the Office. A particular
Entry to be duly made of all Searches, Copies, and Examination of Records, and
Fees taken for the same. No clandestine Searches, and Examinations and Copies
made, concealed, or not entred by the Deputy, or any Clerk. No Person to peruse
Record in private, but only publickly in the Office. The first Comer to be
and dispatched without Delay, or Preference given to another that comes after.
Rooms in the Office to be kept clean, and swept once or more every Week; and the
Writs and Records therein preserved from Cobwebs, Dust, Filth and Putrefaction;
the outward Doors duly locked every Night, for the Preservation of the Records.
Deputy and Clerks to spend their vacant Time in the Office, in making exact
and Tables to the Records for Publick Good; and in reducing the loose Records in
Office and White Tower Chapel, that are useful, into Order and Bundles, as the
of the Office shall direct them. Every Deputy and Clerk of the Office, before
Admission, voluntarily to make and subscribe such an Oath, before the Master of
Office, as is suitable to his Trust."
Orders of this Office.
We shall now take some Review of this Office of the Records, kept in the Tower,
respect to the Antiquity thereof.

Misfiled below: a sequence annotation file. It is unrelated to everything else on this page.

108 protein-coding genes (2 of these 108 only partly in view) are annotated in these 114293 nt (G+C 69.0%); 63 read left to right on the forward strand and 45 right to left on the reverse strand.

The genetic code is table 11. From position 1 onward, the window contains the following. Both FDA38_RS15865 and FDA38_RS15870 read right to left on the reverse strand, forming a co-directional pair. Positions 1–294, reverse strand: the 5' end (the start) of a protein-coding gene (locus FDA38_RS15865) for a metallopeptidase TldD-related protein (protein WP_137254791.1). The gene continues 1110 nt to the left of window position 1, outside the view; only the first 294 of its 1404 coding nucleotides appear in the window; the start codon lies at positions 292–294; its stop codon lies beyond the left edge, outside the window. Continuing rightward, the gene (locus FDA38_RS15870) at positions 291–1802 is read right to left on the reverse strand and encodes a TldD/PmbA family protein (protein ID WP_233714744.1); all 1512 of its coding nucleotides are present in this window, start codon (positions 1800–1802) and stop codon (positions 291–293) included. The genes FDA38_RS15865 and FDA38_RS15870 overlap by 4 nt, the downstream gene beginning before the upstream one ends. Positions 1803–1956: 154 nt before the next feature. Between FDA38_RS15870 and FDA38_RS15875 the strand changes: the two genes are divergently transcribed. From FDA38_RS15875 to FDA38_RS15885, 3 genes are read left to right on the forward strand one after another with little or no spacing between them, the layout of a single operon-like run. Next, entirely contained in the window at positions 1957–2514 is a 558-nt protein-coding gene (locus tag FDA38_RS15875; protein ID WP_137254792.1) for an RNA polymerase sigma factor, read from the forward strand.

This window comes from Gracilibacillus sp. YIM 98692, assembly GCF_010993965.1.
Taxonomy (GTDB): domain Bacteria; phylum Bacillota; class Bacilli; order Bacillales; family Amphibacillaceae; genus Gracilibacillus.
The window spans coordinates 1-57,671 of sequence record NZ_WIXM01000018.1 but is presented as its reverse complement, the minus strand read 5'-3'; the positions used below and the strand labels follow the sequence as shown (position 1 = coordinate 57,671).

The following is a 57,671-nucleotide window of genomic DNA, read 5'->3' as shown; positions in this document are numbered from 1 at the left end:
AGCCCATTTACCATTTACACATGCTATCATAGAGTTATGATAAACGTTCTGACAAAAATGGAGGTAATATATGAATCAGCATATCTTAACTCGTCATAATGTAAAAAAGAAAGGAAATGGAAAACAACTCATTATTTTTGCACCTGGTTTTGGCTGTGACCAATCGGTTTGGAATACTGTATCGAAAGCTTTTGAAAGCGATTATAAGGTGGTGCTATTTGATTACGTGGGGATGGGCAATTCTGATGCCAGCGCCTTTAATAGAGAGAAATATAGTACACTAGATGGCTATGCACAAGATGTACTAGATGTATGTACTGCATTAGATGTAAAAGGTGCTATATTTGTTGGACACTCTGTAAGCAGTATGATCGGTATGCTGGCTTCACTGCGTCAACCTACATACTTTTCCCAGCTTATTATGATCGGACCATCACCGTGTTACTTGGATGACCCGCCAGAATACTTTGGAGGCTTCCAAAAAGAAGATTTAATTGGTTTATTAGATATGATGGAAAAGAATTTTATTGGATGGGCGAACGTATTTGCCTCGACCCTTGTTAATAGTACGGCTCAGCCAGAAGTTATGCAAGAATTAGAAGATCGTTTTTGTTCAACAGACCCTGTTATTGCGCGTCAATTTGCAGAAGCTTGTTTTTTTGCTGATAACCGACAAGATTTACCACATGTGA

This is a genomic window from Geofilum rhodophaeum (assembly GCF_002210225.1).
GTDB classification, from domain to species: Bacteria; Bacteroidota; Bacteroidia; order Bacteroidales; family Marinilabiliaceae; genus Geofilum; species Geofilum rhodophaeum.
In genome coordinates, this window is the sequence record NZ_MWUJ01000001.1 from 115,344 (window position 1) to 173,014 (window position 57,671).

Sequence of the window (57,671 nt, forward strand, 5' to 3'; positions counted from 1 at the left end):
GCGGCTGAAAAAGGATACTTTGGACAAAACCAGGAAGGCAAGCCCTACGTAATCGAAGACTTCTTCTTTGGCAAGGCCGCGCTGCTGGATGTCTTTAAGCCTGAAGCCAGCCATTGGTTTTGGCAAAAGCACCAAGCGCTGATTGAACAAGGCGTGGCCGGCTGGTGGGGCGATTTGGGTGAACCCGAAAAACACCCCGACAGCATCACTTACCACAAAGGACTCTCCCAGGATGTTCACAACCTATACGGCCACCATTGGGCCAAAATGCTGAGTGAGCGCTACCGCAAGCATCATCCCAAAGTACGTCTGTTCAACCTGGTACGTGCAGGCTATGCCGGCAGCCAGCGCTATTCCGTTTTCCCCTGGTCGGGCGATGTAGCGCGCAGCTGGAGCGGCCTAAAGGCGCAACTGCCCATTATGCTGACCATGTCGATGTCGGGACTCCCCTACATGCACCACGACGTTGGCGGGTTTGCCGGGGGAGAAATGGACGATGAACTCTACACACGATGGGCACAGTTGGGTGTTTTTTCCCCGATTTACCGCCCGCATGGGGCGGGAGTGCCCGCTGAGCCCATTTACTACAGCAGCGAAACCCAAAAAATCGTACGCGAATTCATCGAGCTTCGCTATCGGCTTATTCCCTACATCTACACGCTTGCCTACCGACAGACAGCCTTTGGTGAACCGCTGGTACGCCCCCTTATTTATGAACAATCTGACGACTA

K. Edward III. speaks of this Office as
There is an Ancient Record of 34. Edward III. wherein mention is made by the
King Edward III. de quadam Domo infra Turrim suam London, in qua Rotulos &
memoranda Cancellariæ, tam de tempore Progenitorum nostrorum, quondam
Regum Angliæ, quàm nostro, pro salva & secura Custodia
Memorand. prædictorum, reponi fecimus: i.e.
"Of a certain House within
Tower of London; wherein he caused to be laid up the Rolls, and other memorable
Matters of the Chancery, as well from the Time of his Progenitors, heretofore
England, as in his own, for the safe and secure Custody of the said Rolls and
K. Edward, in that Record, mentioned Rolls reposited in the Tower in the Time of
Predecessors. We can go as far back as Edward I. In the Thirty third Year of
Reign is a Roll, having these Words; Scrutentur Rotuli de Scotia, quæ sunt
Custodia apud Turrim London. Which Mr. Holmes shewed me.
33. Edw. I. Anno 1304.
The Place then where these Records were kept, was a certain House; which House
afterwards called a Tower; that undoubtedly now is called Wakefield's Tower.
The Place where the Records anciently were
In the Record above specified, it is said to be in a certain House.
In another Record of King Henry VI. mention is made of a Little House. Johannes
Malpas habuit Officium Custodis Armaturæ infra Turrim London. unà
cum una parva Domo tunc vacant. infra dictam Turrim, juxta Turrim infra quam
Cancellariæ Regis continentur.
An. 14. H. VI.
In this House, there was a Chamber called the White Chamber, contiguous to a
called the White Hall: Where one Robert de Hoton, by a special Order from King
Edward III. in the first Year of his Reign, arrayed and set in order the
Writings and Muniments, in Two Chests. The same King gave Order to the Clerk of
his Works within the Tower, to see to the Reparation of the Defects of this
well to the Roof, as the Doors, Windows, &c. There were other Places where
past Rolls and Instruments were kept: As in the Keeper of the Rolls of Chancery
Inn, and in
An. 36. E. III.